IEA Bioenergy is an organisation set up in 1978 by the International Energy Agency (IEA) with the aim of improving cooperation and information exchange between countries that have national programmes in bioenergy research, development and deployment.
The International Energy Agency acts as energy policy advisor to 28 Member Countries plus the European Commission, in their effort to ensure reliable, affordable, and clean energy for their citizens. Founded during the oil crisis of 1973-74, the IEA’s initial role was to co-ordinate measures in times of oil supply emergencies. As energy markets have changed, so has the IEA. Its mandate has broadened to incorporate the “Three E’s” of balanced energy policy making: energy security, economic development, and environmental protection. Current work focuses on climate change policies, market reform, energy technology collaboration and outreach to the rest of the world, especially major producers and consumers of energy like China, India, Russia and the OPEC countries.
Activities are set up under Technology Collaboration Programmes. These are independent bodies operating in a framework provided by the IEA. There are 42 currently active Technology Collaboration Programmes, one of which is IEA Bioenergy.
Bioenergy is defined as material which is directly or indirectly produced by photosynthesis and which is utilised as a feedstock in the manufacture of fuels and substitutes for petrochemical and other energy intensive products. Organic waste from forestry and agriculture, and municipal solid waste are also included in the collaborative research, as well as broader ‘cross-cutting studies’ on systems analysis, environmental and economic sustainability, bioenergy trade, fuel standards, greenhouse gas balances, and barriers to deployment.
Bioenergy is already making a substantial contribution to supplying global energy demand, and can make an even larger contribution, providing greenhouse gas savings and other environmental benefits, as well as contributing to energy security, improving trade balances, providing opportunities for social and economic development in rural communities, and helping with the management of wastes, so improving resource management.
Estimates indicate that bioenergy could sustainably contribute between 25% and 33% to the future global primary energy supply (up to 250 EJ) in 2050. It is the only renewable source that can replace fossil fuels in all energy markets – in the production of heat, electricity, and fuels for transport.
However, increasing deployment of bioenergy also poses some challenges. The potential for competition for land and for raw material with other biomass uses must be carefully managed. Bioenergy must compete with other energy sources and options. Logistics and infrastructure issues must be managed, and there is need for further technological innovation leading to more efficient and cleaner conversion of a more diverse range of feedstocks. Policy makers and the public at large will need to be confident that expansion of bioenergy is sustainable.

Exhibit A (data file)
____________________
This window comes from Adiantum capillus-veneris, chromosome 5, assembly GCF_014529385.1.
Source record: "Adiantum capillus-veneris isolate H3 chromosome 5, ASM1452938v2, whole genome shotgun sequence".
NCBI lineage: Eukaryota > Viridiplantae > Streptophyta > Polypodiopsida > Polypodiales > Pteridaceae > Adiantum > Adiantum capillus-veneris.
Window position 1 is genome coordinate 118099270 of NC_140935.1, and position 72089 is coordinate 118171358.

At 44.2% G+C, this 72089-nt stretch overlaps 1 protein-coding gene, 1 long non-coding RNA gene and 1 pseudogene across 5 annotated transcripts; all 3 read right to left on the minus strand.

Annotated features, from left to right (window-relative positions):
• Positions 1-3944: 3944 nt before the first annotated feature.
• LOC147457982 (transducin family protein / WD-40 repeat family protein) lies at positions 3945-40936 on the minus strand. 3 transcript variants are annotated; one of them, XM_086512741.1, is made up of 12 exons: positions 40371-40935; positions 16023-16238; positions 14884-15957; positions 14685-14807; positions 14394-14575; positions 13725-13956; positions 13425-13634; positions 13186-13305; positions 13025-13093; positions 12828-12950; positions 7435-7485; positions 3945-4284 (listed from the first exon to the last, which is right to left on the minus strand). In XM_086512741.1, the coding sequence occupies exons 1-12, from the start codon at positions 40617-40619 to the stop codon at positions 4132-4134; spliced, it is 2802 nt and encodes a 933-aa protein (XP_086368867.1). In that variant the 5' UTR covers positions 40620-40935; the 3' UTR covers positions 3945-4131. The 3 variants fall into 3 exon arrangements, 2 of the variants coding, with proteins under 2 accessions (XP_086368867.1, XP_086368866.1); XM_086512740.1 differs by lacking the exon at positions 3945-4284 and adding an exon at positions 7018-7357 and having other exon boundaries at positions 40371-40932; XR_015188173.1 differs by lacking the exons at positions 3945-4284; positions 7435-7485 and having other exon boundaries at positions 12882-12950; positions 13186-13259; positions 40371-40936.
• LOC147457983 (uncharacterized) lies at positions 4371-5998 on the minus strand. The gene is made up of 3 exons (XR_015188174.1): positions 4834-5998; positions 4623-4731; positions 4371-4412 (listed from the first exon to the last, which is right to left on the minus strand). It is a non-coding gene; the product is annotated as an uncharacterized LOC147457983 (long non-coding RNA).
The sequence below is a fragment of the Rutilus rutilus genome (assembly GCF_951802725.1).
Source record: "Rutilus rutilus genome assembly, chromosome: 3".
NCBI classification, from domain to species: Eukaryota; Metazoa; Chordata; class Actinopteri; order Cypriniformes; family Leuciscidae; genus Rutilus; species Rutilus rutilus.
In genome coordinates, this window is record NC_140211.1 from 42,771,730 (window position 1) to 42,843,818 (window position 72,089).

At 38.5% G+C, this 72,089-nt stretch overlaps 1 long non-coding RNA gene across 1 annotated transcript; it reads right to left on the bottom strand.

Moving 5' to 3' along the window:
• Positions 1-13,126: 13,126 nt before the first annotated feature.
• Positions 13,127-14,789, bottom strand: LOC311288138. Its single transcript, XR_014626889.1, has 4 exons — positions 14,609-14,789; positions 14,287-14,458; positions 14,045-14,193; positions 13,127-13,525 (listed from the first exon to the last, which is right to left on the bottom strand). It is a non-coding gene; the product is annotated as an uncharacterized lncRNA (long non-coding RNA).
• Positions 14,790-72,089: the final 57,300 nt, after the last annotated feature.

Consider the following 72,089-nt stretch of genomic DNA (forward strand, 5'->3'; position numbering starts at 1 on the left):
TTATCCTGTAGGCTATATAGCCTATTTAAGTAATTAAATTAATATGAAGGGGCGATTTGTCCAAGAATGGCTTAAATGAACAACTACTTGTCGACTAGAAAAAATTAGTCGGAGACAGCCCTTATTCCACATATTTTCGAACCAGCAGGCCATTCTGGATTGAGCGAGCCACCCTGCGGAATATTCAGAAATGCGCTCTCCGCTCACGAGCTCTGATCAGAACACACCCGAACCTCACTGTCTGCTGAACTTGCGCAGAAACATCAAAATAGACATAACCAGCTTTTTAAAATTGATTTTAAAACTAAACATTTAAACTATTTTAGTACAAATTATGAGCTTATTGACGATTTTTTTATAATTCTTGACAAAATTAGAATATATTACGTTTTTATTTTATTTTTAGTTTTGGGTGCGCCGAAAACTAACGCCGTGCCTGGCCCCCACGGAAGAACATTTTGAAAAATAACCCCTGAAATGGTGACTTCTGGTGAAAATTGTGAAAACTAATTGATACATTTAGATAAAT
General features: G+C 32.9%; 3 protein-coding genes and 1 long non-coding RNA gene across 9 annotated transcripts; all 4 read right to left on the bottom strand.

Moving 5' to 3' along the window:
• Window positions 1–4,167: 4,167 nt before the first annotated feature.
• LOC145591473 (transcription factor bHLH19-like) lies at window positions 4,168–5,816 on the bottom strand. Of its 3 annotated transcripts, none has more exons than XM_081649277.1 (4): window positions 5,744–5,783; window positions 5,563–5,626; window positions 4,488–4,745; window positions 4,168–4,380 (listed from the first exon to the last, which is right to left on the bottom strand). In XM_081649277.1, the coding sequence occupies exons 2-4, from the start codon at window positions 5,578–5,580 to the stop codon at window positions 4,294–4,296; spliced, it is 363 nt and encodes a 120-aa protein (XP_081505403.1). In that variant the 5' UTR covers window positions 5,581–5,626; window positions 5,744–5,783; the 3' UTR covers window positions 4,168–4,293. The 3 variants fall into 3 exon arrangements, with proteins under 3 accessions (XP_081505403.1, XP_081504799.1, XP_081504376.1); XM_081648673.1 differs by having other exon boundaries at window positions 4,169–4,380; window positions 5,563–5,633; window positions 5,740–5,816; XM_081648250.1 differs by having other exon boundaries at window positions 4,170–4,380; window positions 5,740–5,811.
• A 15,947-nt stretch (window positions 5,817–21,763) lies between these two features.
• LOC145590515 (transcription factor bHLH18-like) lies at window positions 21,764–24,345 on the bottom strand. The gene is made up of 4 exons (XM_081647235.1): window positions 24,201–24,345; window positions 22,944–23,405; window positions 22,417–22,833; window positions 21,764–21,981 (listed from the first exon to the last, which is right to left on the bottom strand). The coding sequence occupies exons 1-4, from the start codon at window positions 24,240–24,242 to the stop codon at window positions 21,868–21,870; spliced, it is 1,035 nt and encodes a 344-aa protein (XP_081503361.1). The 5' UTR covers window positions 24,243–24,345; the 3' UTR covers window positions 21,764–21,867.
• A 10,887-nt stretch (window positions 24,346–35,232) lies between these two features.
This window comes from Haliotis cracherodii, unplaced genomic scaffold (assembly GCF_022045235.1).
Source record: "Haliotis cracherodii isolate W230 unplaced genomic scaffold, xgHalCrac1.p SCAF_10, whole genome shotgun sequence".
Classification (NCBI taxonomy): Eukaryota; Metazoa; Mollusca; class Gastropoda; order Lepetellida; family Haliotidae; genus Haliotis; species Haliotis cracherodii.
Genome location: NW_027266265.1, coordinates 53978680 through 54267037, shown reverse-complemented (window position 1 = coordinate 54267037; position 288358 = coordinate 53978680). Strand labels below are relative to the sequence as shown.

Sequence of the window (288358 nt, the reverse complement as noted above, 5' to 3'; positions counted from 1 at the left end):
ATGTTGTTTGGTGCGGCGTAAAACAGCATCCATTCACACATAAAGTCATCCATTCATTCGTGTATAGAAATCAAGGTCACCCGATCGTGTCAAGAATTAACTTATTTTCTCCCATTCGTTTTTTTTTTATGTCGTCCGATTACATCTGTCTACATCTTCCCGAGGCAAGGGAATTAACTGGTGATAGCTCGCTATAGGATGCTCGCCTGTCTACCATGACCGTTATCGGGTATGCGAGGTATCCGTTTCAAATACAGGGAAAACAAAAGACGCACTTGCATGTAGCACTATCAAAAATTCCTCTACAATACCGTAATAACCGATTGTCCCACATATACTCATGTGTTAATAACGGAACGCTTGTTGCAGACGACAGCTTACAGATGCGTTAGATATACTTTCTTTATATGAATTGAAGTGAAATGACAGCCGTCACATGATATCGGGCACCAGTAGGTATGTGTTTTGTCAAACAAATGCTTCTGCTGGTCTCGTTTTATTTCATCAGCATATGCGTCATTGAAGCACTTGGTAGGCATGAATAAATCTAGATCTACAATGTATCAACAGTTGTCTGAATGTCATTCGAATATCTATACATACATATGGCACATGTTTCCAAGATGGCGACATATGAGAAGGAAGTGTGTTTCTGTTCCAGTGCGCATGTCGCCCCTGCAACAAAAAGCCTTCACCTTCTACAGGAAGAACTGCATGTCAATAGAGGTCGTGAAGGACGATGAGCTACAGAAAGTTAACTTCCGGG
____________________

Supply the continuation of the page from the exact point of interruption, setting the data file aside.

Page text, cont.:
There are many bioenergy routes which can be used to convert a range of raw biomass feedstocks into a final energy product. Technologies for producing heat and power from biomass are already well developed and competitive in many applications, as are some first generation routes to biofuels for transport. A wide range of additional conversion technologies are under development, offering prospects of improved efficiencies, lower costs and improved environmental performance.
Progress in energy technology is critical to achieving the objectives of energy security, environmental protection and economic and social development. International collaboration is needed to prepare practical responses to global environmental issues. Energy technology innovation is occurring in an inter-connected world in which national efforts to adapt to change no longer suffice. National energy RD&D and deployment programmes gain impact when incorporated into the larger context of international interdependence.
IEA Bioenergy offers opportunities to coordinate the work of national programmes across the wide range of bioenergy technologies.
IEA Bioenergy provides an umbrella organisation and structure for a collective effort where national experts from research, government and industry work together with experts from other member countries. Resources are provided in two main ways:
The collaboration offers many benefits at both the policy and technical level including the ability to:
Researchers, policy-makers and industry can all capitalise on these benefits.
IEA Bioenergy provides opportunities for:
Twenty five countries plus the European Commission participate in IEA Bioenergy.
The government of each member country designates a contracting party to the Technology Collaboration Programme.